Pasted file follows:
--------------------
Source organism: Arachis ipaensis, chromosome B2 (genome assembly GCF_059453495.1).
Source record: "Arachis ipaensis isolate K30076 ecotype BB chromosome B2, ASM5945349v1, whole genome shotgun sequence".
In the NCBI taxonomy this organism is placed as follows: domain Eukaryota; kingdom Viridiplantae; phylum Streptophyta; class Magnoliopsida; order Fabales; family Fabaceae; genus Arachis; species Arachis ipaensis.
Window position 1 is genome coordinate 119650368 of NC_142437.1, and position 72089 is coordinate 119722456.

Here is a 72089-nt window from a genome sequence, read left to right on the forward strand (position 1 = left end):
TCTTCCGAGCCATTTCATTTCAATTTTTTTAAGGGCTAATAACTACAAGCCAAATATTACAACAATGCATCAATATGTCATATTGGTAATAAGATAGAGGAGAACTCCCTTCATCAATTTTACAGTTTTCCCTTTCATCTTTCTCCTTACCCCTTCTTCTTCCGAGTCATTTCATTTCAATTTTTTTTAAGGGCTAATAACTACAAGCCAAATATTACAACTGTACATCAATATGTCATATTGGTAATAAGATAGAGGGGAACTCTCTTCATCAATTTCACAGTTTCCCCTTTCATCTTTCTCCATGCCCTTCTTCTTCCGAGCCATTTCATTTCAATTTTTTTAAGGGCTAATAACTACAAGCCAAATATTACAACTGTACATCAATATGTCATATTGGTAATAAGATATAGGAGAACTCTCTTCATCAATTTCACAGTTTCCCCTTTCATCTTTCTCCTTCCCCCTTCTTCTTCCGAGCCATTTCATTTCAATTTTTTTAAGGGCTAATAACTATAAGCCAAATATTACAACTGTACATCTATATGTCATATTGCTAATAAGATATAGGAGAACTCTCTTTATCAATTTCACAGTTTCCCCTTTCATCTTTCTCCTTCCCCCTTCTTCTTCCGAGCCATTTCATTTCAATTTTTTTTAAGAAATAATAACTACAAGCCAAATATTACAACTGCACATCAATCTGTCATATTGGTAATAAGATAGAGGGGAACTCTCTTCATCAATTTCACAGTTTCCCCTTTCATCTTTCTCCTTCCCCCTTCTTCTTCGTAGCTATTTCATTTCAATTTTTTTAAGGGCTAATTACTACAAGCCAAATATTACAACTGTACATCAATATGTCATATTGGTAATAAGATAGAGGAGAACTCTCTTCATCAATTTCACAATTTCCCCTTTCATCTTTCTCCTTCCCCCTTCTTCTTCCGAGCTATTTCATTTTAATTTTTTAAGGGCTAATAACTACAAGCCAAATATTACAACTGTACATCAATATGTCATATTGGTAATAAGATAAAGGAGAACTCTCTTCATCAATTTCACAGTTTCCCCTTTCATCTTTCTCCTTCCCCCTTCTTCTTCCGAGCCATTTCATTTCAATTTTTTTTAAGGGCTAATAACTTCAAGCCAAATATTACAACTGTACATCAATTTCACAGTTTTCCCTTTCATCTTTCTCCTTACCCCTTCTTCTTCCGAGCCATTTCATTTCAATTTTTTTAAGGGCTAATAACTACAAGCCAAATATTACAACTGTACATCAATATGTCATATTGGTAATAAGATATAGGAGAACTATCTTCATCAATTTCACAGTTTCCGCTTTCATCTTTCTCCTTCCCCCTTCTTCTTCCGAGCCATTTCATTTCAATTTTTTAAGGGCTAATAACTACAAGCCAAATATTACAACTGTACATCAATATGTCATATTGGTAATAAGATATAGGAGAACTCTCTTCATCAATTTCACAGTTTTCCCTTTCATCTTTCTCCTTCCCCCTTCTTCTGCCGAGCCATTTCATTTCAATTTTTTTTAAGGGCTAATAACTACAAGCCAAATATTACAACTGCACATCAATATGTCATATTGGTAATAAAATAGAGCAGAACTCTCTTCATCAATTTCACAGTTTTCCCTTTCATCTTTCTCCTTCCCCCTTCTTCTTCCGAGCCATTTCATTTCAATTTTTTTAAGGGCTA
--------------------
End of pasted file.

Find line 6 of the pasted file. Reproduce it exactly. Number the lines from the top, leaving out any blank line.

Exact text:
TCTTCCGAGCCATTTCATTTCAATTTTTTTAAGGGCTAATAACTACAAGCCAAATATTACAACAATGCATCAATATGTCATATTGGTAATAAGATAGAGGAGAACTCCCTTCATCAATTTTACAGTTTTCCCTTTCATCTTTCTCCTTACCCCTTCTTCTTCCGAGTCATTTCATTTCAATTTTTTTTAAGGGCTAATAACTACAAGCCAAATATTACAACTGTACATCAATATGTCATATTGGTAATAAGATAGAGGGGAACTCTCTTCATCAATTTCACAGTTTCCCCTTTCATCTTTCTCCATGCCCTTCTTCTTCCGAGCCATTTCATTTCAATTTTTTTAAGGGCTAATAACTACAAGCCAAATATTACAACTGTACATCAATATGTCATATTGGTAATAAGATATAGGAGAACTCTCTTCATCAATTTCACAGTTTCCCCTTTCATCTTTCTCCTTCCCCCTTCTTCTTCCGAGCCATTTCATTTCAATTTTTTTAAGGGCTAATAACTATAAGCCAAATATTACAACTGTACATCTATATGTCATATTGCTAATAAGATATAGGAGAACTCTCTTTATCAATTTCACAGTTTCCCCTTTCATCTTTCTCCTTCCCCCTTCTTCTTCCGAGCCATTTCATTTCAATTTTTTTTAAGAAATAATAACTACAAGCCAAATATTACAACTGCACATCAATCTGTCATATTGGTAATAAGATAGAGGGGAACTCTCTTCATCAATTTCACAGTTTCCCCTTTCATCTTTCTCCTTCCCCCTTCTTCTTCGTAGCTATTTCATTTCAATTTTTTTAAGGGCTAATTACTACAAGCCAAATATTACAACTGTACATCAATATGTCATATTGGTAATAAGATAGAGGAGAACTCTCTTCATCAATTTCACAATTTCCCCTTTCATCTTTCTCCTTCCCCCTTCTTCTTCCGAGCTATTTCATTTTAATTTTTTAAGGGCTAATAACTACAAGCCAAATATTACAACTGTACATCAATATGTCATATTGGTAATAAGATAAAGGAGAACTCTCTTCATCAATTTCACAGTTTCCCCTTTCATCTTTCTCCTTCCCCCTTCTTCTTCCGAGCCATTTCATTTCAATTTTTTTTAAGGGCTAATAACTTCAAGCCAAATATTACAACTGTACATCAATTTCACAGTTTTCCCTTTCATCTTTCTCCTTACCCCTTCTTCTTCCGAGCCATTTCATTTCAATTTTTTTAAGGGCTAATAACTACAAGCCAAATATTACAACTGTACATCAATATGTCATATTGGTAATAAGATATAGGAGAACTATCTTCATCAATTTCACAGTTTCCGCTTTCATCTTTCTCCTTCCCCCTTCTTCTTCCGAGCCATTTCATTTCAATTTTTTAAGGGCTAATAACTACAAGCCAAATATTACAACTGTACATCAATATGTCATATTGGTAATAAGATATAGGAGAACTCTCTTCATCAATTTCACAGTTTTCCCTTTCATCTTTCTCCTTCCCCCTTCTTCTGCCGAGCCATTTCATTTCAATTTTTTTTAAGGGCTAATAACTACAAGCCAAATATTACAACTGCACATCAATATGTCATATTGGTAATAAAATAGAGCAGAACTCTCTTCATCAATTTCACAGTTTTCCCTTTCATCTTTCTCCTTCCCCCTTCTTCTTCCGAGCCATTTCATTTCAATTTTTTTAAGGGCTA